An Innovation State of Mind

H2O - the most recognizable chemical formula in the world.

By Oliver Lawal

H2O - the most recognizable chemical formula in the world. This vital substance covers over 70% of the Earth's surface and has from the genesis of time sustained all life. Our civilization largely depends on our ability to do three things to water; move it, measure it and treat it.

Early man's use of a ladle to transport water to his mouth, perform a sniff-test to ensure quality, progressed through the ages to Greek innovators like Archimedes' design of a screw pump and Hippocrates' cloth bag filter around 500 B.C. Further technology advancements came with the discovery of microorganisms in the late 17th century and chlorination in the 19th century.

Our ability to sustain large populations is inextricably linked to our ability to farm intensively. With agriculture today consuming 70% of fresh water supplies, it has been argued that today's food production can largely be seen as a global trade in water.

Discussions on the relationship between water and energy, known as the water-energy nexus, are increasingly being held. Escalating energy costs act as a market driver to water equipment manufacturers, who fight to become known as the greenest supplier.

Likewise energy providers understand the cost of water use in their production.

In addition to the relationship between water and energy, we see a strong relationship between water and technology – a water-energy-technology nexus. Today's advanced water treatment technologies are helping to create more and more advanced materials, this in turn is helping to create more advanced treatment technologies. In the very near future we can see nanotechnology and semi-conductors (in the form of UV-LEDs) playing an increased role in water treatment. Add to that major advances in rapid microbiological analysis driven by photonics and microprocessor developments, and the relationship becomes clearer.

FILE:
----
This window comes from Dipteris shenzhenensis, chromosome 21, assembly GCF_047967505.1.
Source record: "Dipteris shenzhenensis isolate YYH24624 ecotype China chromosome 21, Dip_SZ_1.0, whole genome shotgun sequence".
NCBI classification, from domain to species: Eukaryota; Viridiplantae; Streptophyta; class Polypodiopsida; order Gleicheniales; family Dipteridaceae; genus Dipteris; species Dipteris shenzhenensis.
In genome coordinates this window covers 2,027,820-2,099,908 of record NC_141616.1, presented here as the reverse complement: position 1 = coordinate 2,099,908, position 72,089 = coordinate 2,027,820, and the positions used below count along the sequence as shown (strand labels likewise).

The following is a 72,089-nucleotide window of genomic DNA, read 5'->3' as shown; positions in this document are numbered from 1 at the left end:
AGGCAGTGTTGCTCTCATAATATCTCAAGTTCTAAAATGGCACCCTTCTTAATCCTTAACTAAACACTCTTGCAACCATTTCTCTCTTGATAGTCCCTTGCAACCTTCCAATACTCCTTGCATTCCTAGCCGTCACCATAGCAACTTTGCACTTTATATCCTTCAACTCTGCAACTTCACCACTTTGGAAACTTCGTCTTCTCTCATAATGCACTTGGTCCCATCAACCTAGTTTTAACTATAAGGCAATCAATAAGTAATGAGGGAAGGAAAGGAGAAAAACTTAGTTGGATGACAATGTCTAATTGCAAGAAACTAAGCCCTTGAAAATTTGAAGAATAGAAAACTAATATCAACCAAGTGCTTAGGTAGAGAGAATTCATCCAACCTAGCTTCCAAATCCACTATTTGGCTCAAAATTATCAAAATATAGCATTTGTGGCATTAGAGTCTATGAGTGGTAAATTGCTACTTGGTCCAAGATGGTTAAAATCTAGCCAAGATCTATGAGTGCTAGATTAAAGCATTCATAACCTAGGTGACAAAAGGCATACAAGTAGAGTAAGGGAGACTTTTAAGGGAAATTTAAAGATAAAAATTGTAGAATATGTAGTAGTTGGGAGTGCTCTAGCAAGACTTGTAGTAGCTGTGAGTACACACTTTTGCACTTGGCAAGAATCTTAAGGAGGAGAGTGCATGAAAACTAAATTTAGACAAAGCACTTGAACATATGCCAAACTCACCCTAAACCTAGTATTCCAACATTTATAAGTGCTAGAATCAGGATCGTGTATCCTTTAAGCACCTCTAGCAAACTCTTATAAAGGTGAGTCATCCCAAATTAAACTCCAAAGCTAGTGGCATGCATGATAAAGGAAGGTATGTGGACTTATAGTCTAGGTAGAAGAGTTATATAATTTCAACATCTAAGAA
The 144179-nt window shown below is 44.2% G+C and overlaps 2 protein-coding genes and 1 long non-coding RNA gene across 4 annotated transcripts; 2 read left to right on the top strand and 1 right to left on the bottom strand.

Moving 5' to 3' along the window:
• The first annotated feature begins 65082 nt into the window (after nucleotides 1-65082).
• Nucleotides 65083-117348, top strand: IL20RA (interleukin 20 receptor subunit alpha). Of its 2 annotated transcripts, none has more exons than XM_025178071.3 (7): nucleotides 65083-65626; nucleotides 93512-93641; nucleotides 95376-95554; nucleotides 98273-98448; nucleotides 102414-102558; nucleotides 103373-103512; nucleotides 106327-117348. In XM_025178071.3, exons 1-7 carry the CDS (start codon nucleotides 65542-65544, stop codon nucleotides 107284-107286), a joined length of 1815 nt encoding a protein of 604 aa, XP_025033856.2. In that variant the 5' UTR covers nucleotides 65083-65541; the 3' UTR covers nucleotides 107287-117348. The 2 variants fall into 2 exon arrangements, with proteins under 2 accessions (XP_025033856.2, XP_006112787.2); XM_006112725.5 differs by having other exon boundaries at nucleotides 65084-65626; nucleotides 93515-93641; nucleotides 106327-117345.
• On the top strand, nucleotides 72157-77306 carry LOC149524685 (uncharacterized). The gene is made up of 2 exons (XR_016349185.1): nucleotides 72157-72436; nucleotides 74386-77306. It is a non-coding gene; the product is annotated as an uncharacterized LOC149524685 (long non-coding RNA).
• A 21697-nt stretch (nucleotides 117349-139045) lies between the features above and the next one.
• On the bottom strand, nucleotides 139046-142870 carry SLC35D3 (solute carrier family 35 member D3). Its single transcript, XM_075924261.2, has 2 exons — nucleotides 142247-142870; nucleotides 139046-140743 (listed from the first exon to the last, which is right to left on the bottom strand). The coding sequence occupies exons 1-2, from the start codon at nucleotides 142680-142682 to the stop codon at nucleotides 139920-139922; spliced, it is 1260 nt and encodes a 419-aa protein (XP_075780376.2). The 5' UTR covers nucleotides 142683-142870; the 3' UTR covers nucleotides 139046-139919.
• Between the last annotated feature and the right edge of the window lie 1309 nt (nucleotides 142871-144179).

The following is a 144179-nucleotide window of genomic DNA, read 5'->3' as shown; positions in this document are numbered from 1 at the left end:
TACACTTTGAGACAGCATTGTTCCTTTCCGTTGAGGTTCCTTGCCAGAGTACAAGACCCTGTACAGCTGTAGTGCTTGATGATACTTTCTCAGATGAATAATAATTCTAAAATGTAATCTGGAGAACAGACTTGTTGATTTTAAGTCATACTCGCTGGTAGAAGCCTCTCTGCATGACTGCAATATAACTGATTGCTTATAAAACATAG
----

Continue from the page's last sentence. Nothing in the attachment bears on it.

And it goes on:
The challenge then becomes how do we embrace these relationships to help solve problems? Whether the advances lay in improved access to clean water and sanitation in the developing world, or in resolving hot button issues like the spread of invasive species through ballast water, we should look to industries that have a track record of innovation to draw on their success.

Google's use of sea water in Finland to cool their massive servers, or the rapid proliferation of horizontal fracturing in natural gas production represent both innovative advances and market opportunities. Too often we limit progress through fear of new technology adoption.

We need researchers, thought leaders and business executives who understand these relationships and have the courage to deploy resources to accelerate change. Some of these people will gather at an upcoming WWEMA Washington Forum in D.C. in April where these and other issues will be discussed. We should not shrink from the challenges facing us, or suppress innovations solely for the sake of profits; we should present them to the world.

The progress of civilization can be linked to our skill at moving, measuring and treating water. However, our industry competes with many others for the brightest minds. Unemployment amongst engineers is less than half the national average and higher education is not keeping pace with the demand.

H2O is universally understood as the foundation of life, so let's work together to recognize our water-innovators and give room to those who will carry us forward to a secure future. WW

About the author: Oliver Lawal is president of Aquionics Inc. an Erlanger, Kentucky-based supplier of progressive, non-chemical disinfection and microbiological control equipment utilizing ultraviolet technology. The company's systems are used in a wide variety of applications including municipal water and wastewater treatment, pharmaceutical manufacture, food and beverage production, microelectronics, swimming pools, and specialized industrial settings. He currently serves as a member of the WWEMA Board of Directors.

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